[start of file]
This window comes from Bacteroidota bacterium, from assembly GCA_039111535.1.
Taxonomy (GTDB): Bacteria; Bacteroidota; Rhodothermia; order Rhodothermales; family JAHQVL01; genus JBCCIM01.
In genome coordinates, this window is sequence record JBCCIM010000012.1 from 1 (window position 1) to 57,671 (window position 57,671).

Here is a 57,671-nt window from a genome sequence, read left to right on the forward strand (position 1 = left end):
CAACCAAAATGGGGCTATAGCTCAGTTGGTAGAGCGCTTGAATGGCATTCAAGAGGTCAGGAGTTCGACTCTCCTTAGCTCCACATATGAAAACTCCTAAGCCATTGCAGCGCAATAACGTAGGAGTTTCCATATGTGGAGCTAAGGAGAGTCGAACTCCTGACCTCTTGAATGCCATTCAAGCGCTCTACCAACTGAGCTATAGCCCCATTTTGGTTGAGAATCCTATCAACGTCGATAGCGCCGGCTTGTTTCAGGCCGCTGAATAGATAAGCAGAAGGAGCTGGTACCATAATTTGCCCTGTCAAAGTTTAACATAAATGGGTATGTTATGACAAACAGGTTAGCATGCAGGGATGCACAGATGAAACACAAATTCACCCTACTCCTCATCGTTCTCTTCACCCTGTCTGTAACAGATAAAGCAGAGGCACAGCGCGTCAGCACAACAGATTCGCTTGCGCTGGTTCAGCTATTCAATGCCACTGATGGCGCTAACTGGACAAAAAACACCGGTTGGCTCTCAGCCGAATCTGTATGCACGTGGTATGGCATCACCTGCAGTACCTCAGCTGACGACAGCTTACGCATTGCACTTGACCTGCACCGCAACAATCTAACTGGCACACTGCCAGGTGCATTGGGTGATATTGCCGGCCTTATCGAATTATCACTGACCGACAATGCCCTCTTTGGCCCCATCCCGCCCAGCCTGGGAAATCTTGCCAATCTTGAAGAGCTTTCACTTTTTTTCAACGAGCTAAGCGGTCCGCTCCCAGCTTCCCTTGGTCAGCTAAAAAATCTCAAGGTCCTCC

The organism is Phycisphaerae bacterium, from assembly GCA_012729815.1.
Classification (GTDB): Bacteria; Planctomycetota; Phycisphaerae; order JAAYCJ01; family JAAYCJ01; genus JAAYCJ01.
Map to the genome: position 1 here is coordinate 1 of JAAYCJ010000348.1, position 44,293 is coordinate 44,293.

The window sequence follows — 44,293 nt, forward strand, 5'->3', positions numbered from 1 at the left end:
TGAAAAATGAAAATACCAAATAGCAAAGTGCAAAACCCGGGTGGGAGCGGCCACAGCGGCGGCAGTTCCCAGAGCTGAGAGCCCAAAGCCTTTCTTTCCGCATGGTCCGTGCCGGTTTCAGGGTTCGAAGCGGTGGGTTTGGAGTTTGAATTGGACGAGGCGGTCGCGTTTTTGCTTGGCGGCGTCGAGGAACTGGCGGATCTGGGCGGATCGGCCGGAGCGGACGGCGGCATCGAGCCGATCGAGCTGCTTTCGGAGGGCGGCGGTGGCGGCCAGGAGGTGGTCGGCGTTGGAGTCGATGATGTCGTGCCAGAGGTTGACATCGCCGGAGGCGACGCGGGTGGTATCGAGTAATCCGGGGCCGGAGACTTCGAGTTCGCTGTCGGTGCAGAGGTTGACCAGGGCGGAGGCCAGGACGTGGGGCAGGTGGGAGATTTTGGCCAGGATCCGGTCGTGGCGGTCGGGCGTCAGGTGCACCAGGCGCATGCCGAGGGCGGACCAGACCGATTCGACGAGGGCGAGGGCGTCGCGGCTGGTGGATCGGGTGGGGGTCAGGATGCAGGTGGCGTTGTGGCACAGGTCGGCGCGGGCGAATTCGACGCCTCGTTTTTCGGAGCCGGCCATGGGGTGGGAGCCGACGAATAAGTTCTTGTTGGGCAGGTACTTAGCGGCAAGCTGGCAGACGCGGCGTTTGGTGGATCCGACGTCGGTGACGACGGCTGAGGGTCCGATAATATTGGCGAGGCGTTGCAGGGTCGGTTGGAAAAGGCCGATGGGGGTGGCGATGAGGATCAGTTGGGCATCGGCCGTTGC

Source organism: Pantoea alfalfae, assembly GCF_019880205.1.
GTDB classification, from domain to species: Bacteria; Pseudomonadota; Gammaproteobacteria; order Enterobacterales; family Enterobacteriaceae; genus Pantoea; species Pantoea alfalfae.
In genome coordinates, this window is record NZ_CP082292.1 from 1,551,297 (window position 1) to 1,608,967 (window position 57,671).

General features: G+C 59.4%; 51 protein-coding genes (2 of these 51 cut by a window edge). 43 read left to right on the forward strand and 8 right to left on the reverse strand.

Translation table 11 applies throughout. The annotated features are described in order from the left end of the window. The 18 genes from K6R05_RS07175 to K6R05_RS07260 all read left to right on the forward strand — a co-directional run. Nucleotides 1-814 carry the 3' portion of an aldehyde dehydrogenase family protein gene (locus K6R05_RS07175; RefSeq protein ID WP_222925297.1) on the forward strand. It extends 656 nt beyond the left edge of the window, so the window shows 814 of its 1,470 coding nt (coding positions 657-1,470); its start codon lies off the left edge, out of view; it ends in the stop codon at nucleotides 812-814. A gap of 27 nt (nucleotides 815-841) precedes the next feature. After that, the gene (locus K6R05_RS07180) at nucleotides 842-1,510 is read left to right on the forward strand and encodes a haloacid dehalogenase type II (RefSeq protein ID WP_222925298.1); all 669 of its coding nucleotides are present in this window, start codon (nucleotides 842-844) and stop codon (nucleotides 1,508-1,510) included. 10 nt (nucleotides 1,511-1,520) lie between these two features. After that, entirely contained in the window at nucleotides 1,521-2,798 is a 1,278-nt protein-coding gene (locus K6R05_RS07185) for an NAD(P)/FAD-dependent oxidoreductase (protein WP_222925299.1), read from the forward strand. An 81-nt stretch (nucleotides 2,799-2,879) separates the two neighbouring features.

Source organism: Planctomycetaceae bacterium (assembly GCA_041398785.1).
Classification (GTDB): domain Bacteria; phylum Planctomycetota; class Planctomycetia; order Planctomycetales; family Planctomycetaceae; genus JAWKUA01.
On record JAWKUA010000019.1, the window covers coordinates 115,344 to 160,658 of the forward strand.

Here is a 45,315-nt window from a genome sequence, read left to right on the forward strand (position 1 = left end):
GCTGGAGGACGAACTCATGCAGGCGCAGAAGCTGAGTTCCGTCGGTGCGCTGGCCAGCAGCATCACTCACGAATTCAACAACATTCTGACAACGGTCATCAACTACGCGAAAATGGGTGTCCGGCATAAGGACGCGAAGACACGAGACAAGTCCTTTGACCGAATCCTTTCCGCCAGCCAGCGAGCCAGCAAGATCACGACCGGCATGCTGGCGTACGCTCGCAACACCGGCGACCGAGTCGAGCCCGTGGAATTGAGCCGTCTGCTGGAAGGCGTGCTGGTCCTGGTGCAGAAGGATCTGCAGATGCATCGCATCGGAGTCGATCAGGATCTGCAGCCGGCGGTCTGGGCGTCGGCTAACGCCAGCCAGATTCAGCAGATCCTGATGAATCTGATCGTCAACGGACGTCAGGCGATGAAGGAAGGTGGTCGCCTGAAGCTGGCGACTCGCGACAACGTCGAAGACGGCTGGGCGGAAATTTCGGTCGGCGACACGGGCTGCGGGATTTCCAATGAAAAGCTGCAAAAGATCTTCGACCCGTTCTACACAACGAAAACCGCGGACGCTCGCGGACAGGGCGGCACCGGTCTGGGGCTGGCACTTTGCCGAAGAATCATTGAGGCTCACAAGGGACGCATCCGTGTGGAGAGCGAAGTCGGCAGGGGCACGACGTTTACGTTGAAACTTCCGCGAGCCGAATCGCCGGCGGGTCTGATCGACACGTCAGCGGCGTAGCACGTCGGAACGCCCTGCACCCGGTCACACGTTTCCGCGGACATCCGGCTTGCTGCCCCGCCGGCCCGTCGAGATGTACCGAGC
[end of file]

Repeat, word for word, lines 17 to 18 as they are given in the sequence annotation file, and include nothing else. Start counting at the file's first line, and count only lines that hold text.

Classification (GTDB): domain Bacteria; phylum Planctomycetota; class Planctomycetia; order Planctomycetales; family Planctomycetaceae; genus JAWKUA01.
On record JAWKUA010000019.1, the window covers coordinates 115,344 to 160,658 of the forward strand.